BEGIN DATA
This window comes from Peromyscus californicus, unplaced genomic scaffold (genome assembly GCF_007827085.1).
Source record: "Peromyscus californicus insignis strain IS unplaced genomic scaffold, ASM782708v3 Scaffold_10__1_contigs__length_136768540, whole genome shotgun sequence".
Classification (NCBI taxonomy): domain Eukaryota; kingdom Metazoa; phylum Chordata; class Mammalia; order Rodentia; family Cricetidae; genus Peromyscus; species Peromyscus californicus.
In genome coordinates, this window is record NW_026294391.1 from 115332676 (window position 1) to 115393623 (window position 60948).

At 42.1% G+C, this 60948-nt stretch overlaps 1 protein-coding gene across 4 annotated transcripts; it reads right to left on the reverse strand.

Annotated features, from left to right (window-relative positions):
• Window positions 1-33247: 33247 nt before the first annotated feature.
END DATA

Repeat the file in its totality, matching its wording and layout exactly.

This window comes from Peromyscus californicus, unplaced genomic scaffold (genome assembly GCF_007827085.1).
Source record: "Peromyscus californicus insignis strain IS unplaced genomic scaffold, ASM782708v3 Scaffold_10__1_contigs__length_136768540, whole genome shotgun sequence".
Classification (NCBI taxonomy): domain Eukaryota; kingdom Metazoa; phylum Chordata; class Mammalia; order Rodentia; family Cricetidae; genus Peromyscus; species Peromyscus californicus.
In genome coordinates, this window is record NW_026294391.1 from 115332676 (window position 1) to 115393623 (window position 60948).

At 42.1% G+C, this 60948-nt stretch overlaps 1 protein-coding gene across 4 annotated transcripts; it reads right to left on the reverse strand.

Annotated features, from left to right (window-relative positions):
• Window positions 1-33247: 33247 nt before the first annotated feature.